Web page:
Quick Graph Database

Steve Jones, 2017-05-12

There’s a sample to work through here: https://docs.microsoft.com/en-us/sql/relational-databases/graphs/sql-graph-sample

I decided to try this in CTP2 and just see how it works. I didn’t do much, but I added a node and an edge with this code:

CREATE TABLE Person (ID INTEGER PRIMARY KEY, name VARCHAR(100)) AS NODE;
CREATE TABLE friends (StartDate date) AS EDGE;

Next I added a few values, based on the samples.

INSERT Person
 VALUES (1, 'Steve')
      , (2, 'Andy')
      , (3, 'Brian')
      , (4, 'Leon')
      , (5, 'Jon')
GO
INSERT Friends VALUES ((SELECT $node_id FROM Person WHERE id = 1), (SELECT $node_id FROM Person WHERE id = 2),'3/10/2001')
INSERT Friends VALUES ((SELECT $node_id FROM Person WHERE id = 3), (SELECT $node_id FROM Person WHERE id = 4),'5/1/2000')
INSERT Friends VALUES ((SELECT $node_id FROM Person WHERE id = 1), (SELECT $node_id FROM Person WHERE id = 3), '3/1/2001')

Then I ran query.

SELECT *
FROM Person p1, Friends, Person p2
WHERE MATCH (p1-(friends)->p2)
AND p1.name = 'Brian';

What does this give me? First, these columns with this data. It’s a wide result set, so I have the column and data listed after it, even though this is really a 1 row table.

$edge_id_5F276FF32E2B492A96858AC68B530F09                                               
{"type":"edge","schema":"dbo","table":"friends","id":1}
$from_id_DE63E53A3F4749C2980FC989BC2E5405                                            
{"type":"node","schema":"dbo","table":"Person","id":2}                                              
$to_id_19F4532DDEC74B22876DCCFBB24797BE                                                 
{"type":"node","schema":"dbo","table":"Person","id":3}                                              
StartDate  
2000-05-01
$node_id_D004B78ADB644588BE4B9E337823356A                                            
{"type":"node","schema":"dbo","table":"Person","id":2}
ID
3
name                                                                                                 
Brian
$node_id_D004B78ADB644588BE4B9E337823356A                                        
{"type":"node","schema":"dbo","table":"Person","id":3}   
ID
4
name
Leon

What does all that mean? No idea. Clearly there is JSON that’s returned here and can be deserialized to gather meanings. Is this useful? I think graphs solve a certain set of problems very well, and more efficiently than relational systems. Certainly I could implement a graph structure relationally, but at scale I’m not sure the queries would be as easy to write or run as quickly.

I don’t know if I’d use a graph structure in any of the problems we try to solve in the SQLServerCentral app, but who knows. Maybe we would if we could.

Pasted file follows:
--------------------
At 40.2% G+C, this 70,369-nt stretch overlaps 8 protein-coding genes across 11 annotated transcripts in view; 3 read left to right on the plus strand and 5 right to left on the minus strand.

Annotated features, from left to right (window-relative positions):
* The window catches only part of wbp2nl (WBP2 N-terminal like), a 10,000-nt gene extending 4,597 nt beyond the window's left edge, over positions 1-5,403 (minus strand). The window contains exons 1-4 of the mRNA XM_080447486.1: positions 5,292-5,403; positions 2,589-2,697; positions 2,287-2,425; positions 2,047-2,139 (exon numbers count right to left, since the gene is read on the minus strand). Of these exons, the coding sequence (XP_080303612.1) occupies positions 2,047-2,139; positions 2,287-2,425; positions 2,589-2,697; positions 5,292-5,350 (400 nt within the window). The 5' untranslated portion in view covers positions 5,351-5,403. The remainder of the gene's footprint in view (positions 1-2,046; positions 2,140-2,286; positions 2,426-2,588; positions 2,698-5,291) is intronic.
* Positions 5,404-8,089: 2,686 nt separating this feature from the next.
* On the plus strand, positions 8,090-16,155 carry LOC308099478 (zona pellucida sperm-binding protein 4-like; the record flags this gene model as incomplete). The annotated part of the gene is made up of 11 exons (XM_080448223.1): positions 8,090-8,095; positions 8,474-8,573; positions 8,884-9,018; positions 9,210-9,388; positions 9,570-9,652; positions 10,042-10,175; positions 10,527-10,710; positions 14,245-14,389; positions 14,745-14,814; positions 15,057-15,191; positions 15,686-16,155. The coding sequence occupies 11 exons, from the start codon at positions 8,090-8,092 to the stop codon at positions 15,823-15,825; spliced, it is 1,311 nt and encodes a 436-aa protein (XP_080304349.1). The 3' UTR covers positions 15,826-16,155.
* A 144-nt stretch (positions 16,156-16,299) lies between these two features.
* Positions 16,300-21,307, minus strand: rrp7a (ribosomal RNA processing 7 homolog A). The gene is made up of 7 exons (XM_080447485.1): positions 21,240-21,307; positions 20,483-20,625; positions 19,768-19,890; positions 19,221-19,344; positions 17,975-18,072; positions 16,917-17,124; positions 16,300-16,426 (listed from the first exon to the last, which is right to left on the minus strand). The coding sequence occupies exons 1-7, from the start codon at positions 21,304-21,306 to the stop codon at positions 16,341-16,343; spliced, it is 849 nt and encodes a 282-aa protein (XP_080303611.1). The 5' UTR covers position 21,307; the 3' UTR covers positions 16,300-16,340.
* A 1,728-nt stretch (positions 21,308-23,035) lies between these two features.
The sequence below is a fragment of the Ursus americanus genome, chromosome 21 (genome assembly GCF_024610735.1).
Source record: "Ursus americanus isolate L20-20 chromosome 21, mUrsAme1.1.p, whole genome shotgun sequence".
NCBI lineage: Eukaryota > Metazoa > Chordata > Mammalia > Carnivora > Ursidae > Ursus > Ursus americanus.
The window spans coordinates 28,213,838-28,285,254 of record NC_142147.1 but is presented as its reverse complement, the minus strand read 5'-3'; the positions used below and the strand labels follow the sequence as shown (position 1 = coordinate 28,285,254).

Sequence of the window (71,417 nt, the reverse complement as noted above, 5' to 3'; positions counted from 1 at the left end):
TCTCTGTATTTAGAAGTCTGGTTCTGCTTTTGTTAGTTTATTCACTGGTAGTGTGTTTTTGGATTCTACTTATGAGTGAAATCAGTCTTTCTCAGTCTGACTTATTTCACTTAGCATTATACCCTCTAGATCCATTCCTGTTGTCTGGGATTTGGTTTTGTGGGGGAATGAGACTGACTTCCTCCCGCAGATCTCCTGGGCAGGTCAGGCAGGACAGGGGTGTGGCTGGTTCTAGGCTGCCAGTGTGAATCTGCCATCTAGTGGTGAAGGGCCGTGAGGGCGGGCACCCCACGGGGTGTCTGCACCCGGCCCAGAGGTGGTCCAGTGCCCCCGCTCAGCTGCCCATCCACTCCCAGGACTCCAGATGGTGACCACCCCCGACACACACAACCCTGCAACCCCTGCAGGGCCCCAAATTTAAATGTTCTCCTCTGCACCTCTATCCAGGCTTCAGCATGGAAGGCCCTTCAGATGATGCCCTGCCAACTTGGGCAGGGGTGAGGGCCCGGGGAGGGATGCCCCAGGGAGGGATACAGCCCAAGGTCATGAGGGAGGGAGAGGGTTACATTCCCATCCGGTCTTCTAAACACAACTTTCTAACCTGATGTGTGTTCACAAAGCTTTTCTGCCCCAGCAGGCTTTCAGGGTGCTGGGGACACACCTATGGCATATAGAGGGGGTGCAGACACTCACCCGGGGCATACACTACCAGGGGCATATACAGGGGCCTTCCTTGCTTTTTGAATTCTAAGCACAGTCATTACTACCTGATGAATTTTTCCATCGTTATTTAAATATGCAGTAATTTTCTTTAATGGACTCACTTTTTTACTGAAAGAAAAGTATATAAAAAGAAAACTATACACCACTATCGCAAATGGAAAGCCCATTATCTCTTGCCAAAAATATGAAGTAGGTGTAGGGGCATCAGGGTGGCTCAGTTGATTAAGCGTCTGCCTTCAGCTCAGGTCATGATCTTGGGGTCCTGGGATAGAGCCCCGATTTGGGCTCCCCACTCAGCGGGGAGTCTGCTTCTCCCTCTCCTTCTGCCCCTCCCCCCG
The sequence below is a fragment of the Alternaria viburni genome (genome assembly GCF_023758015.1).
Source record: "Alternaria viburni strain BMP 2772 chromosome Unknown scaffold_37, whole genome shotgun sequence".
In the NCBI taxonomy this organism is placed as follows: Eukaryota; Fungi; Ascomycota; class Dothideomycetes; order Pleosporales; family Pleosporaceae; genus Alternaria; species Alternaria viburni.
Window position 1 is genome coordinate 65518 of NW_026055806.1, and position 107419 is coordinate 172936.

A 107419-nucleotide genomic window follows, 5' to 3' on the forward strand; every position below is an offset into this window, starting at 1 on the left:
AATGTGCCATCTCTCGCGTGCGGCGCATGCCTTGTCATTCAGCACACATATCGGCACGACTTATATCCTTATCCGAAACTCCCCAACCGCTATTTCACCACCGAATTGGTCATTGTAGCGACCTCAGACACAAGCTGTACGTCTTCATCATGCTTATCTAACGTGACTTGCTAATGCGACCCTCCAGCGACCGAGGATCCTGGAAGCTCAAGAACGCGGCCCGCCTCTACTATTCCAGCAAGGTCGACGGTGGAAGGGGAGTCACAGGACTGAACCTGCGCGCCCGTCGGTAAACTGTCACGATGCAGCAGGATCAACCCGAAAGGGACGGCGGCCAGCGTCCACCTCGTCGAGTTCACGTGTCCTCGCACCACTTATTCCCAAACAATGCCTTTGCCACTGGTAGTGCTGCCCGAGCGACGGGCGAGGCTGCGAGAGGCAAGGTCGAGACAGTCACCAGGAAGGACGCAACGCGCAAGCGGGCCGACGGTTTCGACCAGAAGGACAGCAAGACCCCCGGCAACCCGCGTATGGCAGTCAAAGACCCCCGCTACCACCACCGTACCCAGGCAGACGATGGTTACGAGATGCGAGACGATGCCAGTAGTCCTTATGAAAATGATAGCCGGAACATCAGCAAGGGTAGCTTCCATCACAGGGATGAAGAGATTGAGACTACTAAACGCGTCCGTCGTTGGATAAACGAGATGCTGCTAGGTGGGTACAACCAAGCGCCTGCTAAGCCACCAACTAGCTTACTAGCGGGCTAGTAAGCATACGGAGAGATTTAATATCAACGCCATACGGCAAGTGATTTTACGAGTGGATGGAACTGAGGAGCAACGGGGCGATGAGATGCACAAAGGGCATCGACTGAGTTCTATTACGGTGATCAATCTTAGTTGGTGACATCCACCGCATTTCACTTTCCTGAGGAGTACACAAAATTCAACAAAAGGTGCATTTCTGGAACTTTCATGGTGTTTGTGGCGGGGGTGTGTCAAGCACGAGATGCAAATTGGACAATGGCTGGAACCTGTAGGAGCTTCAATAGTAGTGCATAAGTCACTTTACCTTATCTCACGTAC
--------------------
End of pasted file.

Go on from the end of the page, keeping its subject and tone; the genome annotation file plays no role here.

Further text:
This is just another option for SQL Server, another tool in your toolbelt. Should you use it? I don’t know, but I’d recommend that if you think you have a complex relationship structure, maybe lots of FKs internal to a table or you are modeling relationships, learn more about GraphSQL and how graph databases work and build a POC. I’m not sure when the SQL Server implementation will be production ready, but it doesn’t hurt to test and learn a bit if you have the chance.

Filed under: Blog Tagged: GraphSQL, sql server, syndicated

Rate

Share

Share

Rate

Related content

Database Mirroring FAQ: Can a 2008 SQL instance be used as the witness for a 2005 database mirroring setup?

Question: Can a 2008 SQL instance be used as the witness for a 2005 database mirroring setup? This question was sent to me via email. My reply follows. Can a 2008 SQL instance be used as the witness for a 2005 database mirroring setup? Databases to be mirrored are currently running on 2005 SQL instances but will be upgraded to 2008 SQL in the near future.

Robert Davis

2009-02-23

1,567 reads

Networking – Part 4

You may want to read Part 1 , Part 2 , and Part 3 before continuing. This time around I’d like to talk about social networking. We’ll start with social networking. Facebook, MySpace, and Twitter are all good examples of using technology to let…

Andy Warren

2009-02-17

1,530 reads

Speaking at Community Events – More Thoughts

Last week I posted Speaking at Community Events – Time to Raise the Bar?, a first cut at talking about to what degree we should require experience for speakers at events like SQLSaturday as well as when it might be appropriate to add additional focus/limitations on the presentations that are accepted. I’ve got a few more thoughts on the topic this week, and I look forward to your comments.

Andy Warren

2009-02-13

360 reads